The private park for which this neighborhood is named is absent from John Falter’s cover picture for The Saturday Evening Post. Indeed without the identifying name, this illustration could be of any urban street lined with townhouses and apartment buildings—Philadelphia, Baltimore, Boston, St. Louis, or New York.
The streets east and west of the park were noted in an 1831 plot of the park and residences as carriage ways or foot walks. Those paths are now streets called Gramercy Park West, and East, 20th and 21st Streets at the park are called Gramercy Park North and South. Eventually lots A through F were opened to extensions of Irving Place and Lexington Avenue bisecting South and North respectively.
The identifying buildings of Falter’s Post cover are the first two townhouses fully visible at the left of the image. Their distinctive wrought iron trimmed façades mark them as Nos. 3 and 4 on Gramercy Park West.* Built in 1847, they are the remnants of a group of four townhouses designed by Alexander Jackson Davis (1803-1892), who was primarily known as a designer of Gothic Revival country villas, such as Lyndhurst in Tarrytown, New York. As is clear in Falter’s illustration, the two townhouses on Gramercy Park West are similar but not the same. The windows of No. 4 have operable shutters and those of No. 3 have permanent metal awnings over the windows of the top three floors. Another difference is the two street lights, called “mayor’s lamps,” standing at the foot of No. 4’s steps. They were installed when New York Mayor James Harper purchased the property in 1847 and reflect the custom of putting special lamps in front of a mayor’s residence so that he could be easily found in case of a nighttime emergency.
What strikes me most about this cover image is the appearance of quiet on this New York City street. Gramercy Park West is so empty that a nursemaid slowly walks a baby carriage across to the unseen park. While the owners of the Gramercy Park residences have always held the park in common, they annually need to purchase a key to gain access to the gated park. Moving away from the nurse and her charge is a man leading a horse drawn flat bed wagon filled with greens and perhaps fresh vegetables. A city worker in a white coat sweeps the street along the curb. A smattering of people walk along the sidewalk and a man stands at the curb reading a newspaper while his leashed dog heads toward a young tree planted at the curb. There is even a workman standing on the roof of the covered porch at No. 4 doing something to the window or shutter.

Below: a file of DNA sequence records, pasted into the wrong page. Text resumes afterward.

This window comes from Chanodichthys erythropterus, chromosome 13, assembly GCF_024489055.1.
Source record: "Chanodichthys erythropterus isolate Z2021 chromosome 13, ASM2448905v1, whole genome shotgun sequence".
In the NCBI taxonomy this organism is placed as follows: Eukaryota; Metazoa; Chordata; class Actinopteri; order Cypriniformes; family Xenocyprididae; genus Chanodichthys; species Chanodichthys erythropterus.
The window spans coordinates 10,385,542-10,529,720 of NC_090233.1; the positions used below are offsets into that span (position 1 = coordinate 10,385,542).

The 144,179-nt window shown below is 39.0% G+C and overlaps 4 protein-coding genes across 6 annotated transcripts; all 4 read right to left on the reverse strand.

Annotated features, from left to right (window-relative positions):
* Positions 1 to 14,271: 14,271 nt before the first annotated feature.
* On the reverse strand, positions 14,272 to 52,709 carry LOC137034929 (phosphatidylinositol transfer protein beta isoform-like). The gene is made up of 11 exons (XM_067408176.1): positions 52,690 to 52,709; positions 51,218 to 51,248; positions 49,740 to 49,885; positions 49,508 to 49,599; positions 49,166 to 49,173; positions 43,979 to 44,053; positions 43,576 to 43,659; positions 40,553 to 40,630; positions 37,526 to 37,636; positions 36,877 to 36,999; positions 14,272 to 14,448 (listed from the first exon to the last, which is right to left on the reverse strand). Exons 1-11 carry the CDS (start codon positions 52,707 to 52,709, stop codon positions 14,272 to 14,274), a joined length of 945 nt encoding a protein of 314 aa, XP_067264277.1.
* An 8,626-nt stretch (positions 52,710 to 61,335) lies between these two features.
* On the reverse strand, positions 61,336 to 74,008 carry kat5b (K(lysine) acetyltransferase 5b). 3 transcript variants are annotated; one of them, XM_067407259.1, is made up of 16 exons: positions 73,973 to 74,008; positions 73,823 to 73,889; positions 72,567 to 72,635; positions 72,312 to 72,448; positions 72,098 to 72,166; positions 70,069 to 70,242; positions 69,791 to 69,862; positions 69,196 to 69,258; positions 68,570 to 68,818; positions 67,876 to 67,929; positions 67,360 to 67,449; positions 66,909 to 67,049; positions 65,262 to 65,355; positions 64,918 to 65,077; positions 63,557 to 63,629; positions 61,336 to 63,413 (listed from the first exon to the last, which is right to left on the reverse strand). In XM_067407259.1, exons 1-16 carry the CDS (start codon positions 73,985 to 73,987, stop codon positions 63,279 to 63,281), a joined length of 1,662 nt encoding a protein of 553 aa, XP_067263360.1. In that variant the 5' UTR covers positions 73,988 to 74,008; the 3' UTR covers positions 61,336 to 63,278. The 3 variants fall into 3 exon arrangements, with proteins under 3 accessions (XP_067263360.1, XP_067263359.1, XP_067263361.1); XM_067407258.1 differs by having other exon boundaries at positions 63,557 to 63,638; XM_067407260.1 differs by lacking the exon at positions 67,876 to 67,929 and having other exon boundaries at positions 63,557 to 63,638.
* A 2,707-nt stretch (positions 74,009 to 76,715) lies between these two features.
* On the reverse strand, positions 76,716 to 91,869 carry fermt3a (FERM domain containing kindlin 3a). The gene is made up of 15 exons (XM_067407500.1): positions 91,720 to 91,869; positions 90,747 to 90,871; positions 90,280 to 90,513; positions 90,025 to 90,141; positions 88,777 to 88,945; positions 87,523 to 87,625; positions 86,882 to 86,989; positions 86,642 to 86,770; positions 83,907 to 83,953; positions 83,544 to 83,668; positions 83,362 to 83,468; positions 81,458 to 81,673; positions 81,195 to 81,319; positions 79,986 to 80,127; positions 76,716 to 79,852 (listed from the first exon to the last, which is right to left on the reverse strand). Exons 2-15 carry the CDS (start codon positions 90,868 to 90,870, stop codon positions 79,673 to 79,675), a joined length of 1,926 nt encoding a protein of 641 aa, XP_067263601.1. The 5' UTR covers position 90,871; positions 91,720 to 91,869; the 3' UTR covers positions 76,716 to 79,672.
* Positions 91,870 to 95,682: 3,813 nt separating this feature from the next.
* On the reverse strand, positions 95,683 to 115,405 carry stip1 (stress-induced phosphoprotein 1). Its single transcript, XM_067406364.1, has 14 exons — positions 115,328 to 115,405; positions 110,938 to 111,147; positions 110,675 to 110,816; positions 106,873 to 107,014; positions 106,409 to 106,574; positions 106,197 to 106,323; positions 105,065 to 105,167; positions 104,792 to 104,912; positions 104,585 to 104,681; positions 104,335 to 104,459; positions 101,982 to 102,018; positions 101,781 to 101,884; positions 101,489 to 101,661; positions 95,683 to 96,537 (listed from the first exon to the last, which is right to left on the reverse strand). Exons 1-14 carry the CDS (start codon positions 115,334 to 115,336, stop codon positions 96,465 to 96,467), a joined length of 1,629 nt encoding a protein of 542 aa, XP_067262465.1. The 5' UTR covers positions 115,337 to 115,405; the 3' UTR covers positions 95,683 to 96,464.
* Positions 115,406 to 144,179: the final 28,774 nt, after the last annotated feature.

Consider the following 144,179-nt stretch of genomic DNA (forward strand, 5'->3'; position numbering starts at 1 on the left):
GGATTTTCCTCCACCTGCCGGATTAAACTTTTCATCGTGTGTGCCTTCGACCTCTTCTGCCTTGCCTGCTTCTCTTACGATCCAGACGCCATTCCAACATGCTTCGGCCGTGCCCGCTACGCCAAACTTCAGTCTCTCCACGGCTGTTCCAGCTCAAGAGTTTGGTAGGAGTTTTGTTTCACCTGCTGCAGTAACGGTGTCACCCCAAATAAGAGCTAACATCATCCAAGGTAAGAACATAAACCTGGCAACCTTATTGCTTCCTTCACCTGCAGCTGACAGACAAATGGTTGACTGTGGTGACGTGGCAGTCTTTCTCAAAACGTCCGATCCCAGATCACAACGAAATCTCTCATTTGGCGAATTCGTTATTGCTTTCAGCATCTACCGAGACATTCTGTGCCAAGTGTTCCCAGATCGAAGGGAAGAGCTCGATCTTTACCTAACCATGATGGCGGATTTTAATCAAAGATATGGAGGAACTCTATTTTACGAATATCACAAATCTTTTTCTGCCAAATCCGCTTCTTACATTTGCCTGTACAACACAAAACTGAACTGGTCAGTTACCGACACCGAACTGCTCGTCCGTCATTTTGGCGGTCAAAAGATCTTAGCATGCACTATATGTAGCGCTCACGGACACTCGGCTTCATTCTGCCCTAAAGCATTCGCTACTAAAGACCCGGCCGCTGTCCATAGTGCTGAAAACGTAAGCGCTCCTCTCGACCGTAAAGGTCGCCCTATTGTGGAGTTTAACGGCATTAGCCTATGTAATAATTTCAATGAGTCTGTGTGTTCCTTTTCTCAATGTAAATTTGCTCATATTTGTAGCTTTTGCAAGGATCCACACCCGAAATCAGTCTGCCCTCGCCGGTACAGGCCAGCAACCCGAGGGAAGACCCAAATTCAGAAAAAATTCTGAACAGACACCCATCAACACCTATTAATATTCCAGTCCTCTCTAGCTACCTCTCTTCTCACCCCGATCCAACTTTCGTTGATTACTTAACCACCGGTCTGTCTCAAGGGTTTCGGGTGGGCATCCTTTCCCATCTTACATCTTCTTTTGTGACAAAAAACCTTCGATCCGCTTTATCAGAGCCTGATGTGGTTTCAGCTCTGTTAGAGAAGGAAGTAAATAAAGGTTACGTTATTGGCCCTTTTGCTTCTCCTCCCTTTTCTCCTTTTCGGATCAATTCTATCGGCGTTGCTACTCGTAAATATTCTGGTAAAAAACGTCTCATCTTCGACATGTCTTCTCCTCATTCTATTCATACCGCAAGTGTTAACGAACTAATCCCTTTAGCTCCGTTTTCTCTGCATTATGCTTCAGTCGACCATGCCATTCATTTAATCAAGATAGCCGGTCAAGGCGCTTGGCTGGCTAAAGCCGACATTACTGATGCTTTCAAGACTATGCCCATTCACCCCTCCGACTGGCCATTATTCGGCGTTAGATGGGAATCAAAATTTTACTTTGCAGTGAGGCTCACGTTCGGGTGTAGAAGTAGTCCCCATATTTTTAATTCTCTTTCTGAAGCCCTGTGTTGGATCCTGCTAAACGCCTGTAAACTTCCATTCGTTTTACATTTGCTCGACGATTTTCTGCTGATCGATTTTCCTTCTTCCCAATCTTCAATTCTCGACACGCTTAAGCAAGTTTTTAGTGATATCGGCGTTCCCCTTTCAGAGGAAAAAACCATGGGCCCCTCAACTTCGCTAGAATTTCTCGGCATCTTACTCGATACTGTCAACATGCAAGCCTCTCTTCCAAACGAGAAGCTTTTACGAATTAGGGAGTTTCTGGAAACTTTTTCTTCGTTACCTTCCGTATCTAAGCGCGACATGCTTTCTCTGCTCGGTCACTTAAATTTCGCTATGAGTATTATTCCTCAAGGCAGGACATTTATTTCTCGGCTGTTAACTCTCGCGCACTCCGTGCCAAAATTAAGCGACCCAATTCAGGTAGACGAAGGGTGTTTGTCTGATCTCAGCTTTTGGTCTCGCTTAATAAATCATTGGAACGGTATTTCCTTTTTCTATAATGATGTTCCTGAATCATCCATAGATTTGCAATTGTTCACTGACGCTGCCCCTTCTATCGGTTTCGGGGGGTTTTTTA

Along Gramercy Park North a yellow cab drives westward and there is a manned pushcart in the street. It is interesting to see the various window treatments on the floors of the high rise which overlook the streets and the park. Even without the park visible we can tell that it is still early enough in the spring for the trees to be just leafing out and the white planting urn in the middle of the small fenced garden in front of No. 4 to be empty.
Push carts, horse carts, and street sweepers all bespeak of a time before the cars and delivery trucks clogged Manhattan’s streets. But this hometown calm is in marked difference to the war that is still raging in the spring of 1944. In the first two months of that year, the allies land at Anzio on the Italian coast and the Germans counter attack. In the Pacific, U. S. troops invade the Marshall Islands. John Falter painted a view of what the Allied troops were fighting to preserve—a bit of home.
* For more information about the park and its surrounding residences see, Stephen Garmey’s Gramercy Park: An Illustrated History of a New York Neighborhood (NY: Balsam Press, Inc., and Rutledge Books, 1984).
November 5, 2009
By Joyce K. Schiller, Curator, Rockwell Center for American Visual Studies
Norman Rockwell Museum